by Kelvin McDermott
2017 marks the eighth year of Techno, the Impact Centre’s elite entrepreneurship training program. After working with over 120 teams in one of the longest-running entrepreneurship programs in Toronto, Impact Centre mentors still strive to help entrepreneurs bring their science and innovations to society. To mark the anniversary, we’re looking back at eight areas where Techno alumni companies are making a difference around the globe: Accessibility, Transportation, Diagnostics, Lighting, AR/VR, Digital Health, Education, and Therapeutics.
Both Arjun Mali and Bin Liu, co-founders of iMerciv, have a personal connection to vision loss: while Mali’s family has long supported a school and orphanage for the blind in India, Liu’s father lives with inoperable glaucoma and faces worsening blindness. Their improved safety solution is the BuzzClip, a complementary mobility tool that uses ultrasound to detect obstacles above the waist.
Mali said of Techno, “iMerciv Inc. would not be where [it is] today without the help of the Impact Centre…[the program] provides a platform to turn creative ideas into a real impactful business.”
iMerciv isn’t the only program alum devoted to improving accessibility. Sense Intelligent develops hearing assistive technology to improve communication for the deaf and hard of hearing. In addition, Techno alumni Braze Mobility and Steadiwear have developed products to improve the safety of motorized wheelchairs and improve the quality of life for those living with hand tremors.
Driven by desire for a cleaner planet, Sojourn Labs is reimagining urban transportation. With this passion (and Toronto’s fitful climate) in mind, co-founders Phil Lam and Jonathan Lung set out to build a safe and comfortable year-round vehicle. Their prototype combines the utility of a typical car with the environmental sustainability of bicycles. After exhibiting its first prototype at 2014’s TechnoShowcase, the company was featured at U of T’s Sustainability Conference and on programs like Innerspace and BBC Click.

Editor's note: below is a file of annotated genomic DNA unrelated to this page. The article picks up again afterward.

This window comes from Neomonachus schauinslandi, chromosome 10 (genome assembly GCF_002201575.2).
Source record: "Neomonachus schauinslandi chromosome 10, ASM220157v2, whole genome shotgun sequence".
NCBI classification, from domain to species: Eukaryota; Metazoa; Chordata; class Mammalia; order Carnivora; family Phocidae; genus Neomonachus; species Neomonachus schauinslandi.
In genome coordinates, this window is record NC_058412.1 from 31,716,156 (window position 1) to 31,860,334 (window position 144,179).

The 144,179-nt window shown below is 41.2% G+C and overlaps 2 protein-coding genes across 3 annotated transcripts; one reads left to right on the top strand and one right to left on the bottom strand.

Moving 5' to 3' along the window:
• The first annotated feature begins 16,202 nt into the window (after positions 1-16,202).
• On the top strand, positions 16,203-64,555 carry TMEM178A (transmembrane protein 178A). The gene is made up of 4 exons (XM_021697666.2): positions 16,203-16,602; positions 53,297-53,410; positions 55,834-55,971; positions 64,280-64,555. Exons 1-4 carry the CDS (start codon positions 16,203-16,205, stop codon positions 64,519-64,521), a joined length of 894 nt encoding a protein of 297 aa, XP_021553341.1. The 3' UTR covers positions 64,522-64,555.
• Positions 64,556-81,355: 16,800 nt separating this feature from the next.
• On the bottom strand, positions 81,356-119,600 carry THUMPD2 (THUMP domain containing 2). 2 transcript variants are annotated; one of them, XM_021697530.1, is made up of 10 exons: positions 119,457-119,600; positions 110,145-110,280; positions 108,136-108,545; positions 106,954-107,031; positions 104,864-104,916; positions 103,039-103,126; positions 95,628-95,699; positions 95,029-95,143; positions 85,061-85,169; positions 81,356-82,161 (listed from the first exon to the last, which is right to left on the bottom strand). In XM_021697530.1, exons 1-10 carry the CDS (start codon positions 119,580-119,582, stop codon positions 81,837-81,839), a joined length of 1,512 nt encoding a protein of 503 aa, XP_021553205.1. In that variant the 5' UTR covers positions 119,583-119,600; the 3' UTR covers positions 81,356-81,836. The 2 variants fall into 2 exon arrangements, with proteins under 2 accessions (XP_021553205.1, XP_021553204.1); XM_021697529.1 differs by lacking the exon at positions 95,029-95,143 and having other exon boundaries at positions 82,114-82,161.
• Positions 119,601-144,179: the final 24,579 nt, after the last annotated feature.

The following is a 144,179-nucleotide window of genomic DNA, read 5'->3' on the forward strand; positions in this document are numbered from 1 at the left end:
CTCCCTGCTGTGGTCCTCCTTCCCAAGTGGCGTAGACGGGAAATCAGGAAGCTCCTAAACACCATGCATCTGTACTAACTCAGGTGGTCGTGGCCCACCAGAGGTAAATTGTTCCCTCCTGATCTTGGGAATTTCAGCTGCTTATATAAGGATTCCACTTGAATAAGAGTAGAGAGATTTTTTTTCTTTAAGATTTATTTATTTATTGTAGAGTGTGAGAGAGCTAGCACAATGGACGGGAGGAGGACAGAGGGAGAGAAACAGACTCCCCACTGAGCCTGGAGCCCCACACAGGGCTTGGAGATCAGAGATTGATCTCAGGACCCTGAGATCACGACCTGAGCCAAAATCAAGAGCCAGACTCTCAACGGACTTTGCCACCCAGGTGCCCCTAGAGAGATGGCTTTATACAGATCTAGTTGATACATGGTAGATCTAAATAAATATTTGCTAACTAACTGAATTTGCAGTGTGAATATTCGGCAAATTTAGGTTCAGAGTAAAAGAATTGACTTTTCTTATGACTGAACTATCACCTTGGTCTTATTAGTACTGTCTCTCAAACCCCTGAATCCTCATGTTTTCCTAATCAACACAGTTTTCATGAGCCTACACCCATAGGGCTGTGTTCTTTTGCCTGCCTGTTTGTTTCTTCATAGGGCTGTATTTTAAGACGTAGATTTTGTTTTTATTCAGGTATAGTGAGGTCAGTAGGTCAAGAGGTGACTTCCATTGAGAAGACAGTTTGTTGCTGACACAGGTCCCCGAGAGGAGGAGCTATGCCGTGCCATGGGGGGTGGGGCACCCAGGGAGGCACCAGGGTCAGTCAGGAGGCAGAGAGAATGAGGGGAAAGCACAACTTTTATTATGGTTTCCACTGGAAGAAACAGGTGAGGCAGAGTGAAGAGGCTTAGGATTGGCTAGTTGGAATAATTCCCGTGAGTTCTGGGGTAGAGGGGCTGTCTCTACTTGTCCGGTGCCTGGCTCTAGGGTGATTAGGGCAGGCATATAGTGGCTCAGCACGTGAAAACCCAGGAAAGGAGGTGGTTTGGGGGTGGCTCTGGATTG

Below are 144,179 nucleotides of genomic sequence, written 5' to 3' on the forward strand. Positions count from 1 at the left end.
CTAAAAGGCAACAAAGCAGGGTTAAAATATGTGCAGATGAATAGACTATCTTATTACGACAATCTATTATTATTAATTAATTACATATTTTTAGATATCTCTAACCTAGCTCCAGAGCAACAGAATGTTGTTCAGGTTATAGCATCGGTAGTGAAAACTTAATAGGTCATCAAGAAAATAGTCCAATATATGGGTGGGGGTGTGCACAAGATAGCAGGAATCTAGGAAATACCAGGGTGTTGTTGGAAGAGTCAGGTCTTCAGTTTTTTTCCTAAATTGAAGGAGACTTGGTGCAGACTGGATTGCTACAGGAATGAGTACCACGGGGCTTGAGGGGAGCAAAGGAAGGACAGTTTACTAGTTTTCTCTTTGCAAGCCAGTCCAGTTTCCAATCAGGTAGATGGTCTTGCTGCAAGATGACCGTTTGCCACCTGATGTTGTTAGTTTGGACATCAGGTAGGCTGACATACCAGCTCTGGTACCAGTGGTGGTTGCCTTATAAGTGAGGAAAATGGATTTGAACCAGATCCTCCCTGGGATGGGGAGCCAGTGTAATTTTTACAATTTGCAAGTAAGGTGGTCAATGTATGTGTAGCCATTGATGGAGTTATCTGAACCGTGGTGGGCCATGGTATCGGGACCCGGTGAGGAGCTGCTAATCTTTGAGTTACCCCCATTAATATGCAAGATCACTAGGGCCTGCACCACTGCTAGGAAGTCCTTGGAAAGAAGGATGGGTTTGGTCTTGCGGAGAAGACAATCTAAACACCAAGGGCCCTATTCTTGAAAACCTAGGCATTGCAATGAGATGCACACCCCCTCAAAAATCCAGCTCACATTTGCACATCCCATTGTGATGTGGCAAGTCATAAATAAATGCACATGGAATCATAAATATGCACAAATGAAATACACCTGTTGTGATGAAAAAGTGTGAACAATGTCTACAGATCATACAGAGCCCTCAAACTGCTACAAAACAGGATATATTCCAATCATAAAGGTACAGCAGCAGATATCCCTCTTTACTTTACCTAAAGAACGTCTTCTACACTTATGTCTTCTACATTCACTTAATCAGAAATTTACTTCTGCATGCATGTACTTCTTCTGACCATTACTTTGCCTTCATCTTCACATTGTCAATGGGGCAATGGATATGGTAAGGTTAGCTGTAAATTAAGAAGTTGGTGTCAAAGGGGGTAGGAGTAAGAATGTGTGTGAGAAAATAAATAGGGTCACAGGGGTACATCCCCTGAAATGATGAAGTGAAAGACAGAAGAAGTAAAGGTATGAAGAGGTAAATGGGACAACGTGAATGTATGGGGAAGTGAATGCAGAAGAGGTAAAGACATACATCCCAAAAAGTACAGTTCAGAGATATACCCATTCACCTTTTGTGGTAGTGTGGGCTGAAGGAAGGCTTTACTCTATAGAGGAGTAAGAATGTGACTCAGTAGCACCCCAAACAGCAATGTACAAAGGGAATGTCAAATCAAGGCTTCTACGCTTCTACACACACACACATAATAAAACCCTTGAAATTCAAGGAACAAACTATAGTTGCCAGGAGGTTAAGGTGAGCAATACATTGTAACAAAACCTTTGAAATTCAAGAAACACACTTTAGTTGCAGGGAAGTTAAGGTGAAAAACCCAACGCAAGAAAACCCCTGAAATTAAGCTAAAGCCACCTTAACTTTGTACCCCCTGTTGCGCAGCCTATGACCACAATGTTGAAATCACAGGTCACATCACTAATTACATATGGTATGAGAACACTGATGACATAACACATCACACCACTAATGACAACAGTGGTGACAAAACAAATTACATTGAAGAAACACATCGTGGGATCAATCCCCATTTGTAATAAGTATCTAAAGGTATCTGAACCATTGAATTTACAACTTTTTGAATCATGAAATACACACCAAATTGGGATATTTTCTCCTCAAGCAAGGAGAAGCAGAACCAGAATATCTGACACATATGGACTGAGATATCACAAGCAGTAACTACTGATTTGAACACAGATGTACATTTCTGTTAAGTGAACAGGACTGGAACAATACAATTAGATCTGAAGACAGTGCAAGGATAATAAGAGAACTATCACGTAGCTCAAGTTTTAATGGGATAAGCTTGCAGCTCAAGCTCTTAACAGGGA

Pathcore is a leading innovator in digital pathology. The company offers medical imaging tools designed to help translate research into applied solutions. Its range of software allows pathologists to do everything from simplify their workflow, to align and colour correct histology images, to build their own image analysis algorithms.
Lumentra specializes in products, services and consulting for the Light Emitting Diode (LED) industry. As part of the cleantech sector, its solutions improve LED performance and efficiency while reducing cost and energy consumption. Lumentra remains closely affiliated with the Impact Centre, having partnered with the Smart Sustainable Lighting Network earlier this year to sponsor the 2017 Beyond Lighting Conference.
Augmented and virtual reality (AR/VR) has been a hot tech topic for some time, but two particular Techno alumni have taken some unique approaches to the industry.